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Detergent manufacturer Procter & Gamble has prompted anger in Germany after unintentionally placing a neo-Nazi code on promotional packages for Ariel washing powder.
Outraged shoppers have posted pictures online of Ariel boxes featuring a large number "88" on a white soccer jersey.
The use of Nazi slogans in public is banned in Germany, which neo-Nazis often try to circumvent by using codes. They use "88" to represent the phrase "Heil Hitler," because "H" is the eighth letter of the alphabet. Similarly, "18" is used to stand for "A.H." or Adolf Hitler.
Procter & Gamble acknowledged Friday that the number was "unintentionally ambiguous." Spokeswoman Melanie Schnitzler said the company has stopped shipping the offending powder, as well as a liquid detergent that was being promoted as "Ariel 18."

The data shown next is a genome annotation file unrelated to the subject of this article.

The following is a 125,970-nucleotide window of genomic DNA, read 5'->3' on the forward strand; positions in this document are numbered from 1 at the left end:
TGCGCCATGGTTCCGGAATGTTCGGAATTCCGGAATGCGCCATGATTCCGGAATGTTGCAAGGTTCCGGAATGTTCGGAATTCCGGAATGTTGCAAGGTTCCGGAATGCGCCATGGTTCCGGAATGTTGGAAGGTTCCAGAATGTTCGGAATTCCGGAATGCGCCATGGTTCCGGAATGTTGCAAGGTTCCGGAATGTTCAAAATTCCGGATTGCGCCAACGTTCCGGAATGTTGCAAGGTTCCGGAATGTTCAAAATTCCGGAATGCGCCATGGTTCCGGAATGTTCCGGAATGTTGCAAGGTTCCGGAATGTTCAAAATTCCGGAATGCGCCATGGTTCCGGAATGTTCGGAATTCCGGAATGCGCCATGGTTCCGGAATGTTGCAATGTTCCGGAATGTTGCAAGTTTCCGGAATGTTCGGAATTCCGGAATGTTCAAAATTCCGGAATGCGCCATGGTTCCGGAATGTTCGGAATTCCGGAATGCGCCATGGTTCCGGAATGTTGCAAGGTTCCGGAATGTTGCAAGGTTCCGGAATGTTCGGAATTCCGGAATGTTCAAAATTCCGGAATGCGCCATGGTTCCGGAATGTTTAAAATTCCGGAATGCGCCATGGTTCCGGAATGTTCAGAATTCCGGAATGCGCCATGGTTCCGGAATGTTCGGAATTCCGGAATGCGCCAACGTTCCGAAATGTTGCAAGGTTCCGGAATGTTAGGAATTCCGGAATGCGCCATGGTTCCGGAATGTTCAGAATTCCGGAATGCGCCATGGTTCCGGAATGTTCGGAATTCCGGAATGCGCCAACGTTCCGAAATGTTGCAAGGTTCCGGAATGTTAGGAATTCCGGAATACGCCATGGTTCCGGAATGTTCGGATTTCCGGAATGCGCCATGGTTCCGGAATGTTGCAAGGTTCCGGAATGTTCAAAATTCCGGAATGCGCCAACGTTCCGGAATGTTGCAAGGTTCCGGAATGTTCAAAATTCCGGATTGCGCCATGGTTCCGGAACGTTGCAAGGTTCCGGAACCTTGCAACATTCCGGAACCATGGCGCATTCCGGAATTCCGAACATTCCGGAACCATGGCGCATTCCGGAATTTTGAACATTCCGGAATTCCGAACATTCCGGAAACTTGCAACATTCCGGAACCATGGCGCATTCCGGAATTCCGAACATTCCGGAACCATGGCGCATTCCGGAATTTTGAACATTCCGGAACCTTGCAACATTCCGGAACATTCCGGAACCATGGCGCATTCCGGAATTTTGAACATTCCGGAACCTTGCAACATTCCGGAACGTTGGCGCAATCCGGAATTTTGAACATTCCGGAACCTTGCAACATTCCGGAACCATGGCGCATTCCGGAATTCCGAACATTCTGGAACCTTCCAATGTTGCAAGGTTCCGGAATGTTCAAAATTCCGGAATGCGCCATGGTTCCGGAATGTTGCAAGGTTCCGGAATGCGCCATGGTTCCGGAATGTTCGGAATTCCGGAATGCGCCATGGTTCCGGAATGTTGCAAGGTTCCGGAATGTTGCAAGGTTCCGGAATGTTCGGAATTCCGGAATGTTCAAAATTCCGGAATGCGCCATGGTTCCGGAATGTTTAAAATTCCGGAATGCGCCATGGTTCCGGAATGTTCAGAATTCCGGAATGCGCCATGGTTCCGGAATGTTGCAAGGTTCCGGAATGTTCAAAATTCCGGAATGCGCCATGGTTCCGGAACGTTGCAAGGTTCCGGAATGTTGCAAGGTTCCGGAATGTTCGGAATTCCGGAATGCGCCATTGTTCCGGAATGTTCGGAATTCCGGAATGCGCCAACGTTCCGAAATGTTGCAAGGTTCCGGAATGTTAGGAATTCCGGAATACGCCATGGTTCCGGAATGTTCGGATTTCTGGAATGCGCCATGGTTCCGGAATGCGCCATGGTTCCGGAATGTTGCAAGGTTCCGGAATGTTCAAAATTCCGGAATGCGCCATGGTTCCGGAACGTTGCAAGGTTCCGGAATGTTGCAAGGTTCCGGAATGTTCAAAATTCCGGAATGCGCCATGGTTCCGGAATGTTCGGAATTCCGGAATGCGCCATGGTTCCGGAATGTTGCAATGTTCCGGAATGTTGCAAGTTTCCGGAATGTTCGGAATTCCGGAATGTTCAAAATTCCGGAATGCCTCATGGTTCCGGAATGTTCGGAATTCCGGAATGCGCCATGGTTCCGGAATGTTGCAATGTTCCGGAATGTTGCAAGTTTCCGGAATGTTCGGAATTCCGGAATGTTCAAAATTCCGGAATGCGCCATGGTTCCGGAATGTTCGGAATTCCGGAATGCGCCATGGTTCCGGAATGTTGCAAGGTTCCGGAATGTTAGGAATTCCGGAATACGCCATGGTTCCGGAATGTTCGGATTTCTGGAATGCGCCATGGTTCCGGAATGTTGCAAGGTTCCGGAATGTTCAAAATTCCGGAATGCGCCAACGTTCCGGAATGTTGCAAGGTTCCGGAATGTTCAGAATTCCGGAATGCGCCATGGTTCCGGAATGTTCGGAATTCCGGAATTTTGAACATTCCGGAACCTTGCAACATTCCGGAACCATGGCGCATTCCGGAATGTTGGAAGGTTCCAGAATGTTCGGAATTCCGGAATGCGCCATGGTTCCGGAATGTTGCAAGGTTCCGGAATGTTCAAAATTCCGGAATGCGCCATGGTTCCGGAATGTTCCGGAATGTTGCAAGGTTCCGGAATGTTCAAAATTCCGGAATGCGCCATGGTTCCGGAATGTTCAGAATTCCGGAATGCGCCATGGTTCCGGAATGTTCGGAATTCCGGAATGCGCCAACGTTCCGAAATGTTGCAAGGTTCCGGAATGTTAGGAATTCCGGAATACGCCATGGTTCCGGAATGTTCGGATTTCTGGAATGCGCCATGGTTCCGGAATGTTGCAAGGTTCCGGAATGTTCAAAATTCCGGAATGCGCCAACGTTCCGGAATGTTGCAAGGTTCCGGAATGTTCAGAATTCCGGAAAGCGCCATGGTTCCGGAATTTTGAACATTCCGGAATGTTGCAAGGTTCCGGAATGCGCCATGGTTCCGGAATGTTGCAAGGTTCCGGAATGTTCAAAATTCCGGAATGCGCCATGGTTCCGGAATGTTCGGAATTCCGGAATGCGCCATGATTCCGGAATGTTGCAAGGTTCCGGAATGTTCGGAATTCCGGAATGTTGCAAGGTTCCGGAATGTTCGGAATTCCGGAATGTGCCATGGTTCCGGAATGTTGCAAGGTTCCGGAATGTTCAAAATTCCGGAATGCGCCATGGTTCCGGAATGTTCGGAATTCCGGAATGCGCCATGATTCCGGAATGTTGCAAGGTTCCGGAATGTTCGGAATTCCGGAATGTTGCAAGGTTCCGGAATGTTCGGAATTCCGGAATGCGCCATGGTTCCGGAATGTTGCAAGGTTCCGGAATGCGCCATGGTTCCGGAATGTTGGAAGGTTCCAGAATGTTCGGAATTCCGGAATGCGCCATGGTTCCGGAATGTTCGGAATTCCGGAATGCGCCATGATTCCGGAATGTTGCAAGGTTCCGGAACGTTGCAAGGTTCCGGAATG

"We very much regret if there are any false associations and distance ourselves clearly from any far-right ideology," company spokeswoman Gabi Hassig said in a statement.
The company said that the number "88" was intended to show how many washes consumers could do with one package, 5 more than the usual 83. The same goes for the "18" that appeared on bottles of Ariel.
- The Associated Press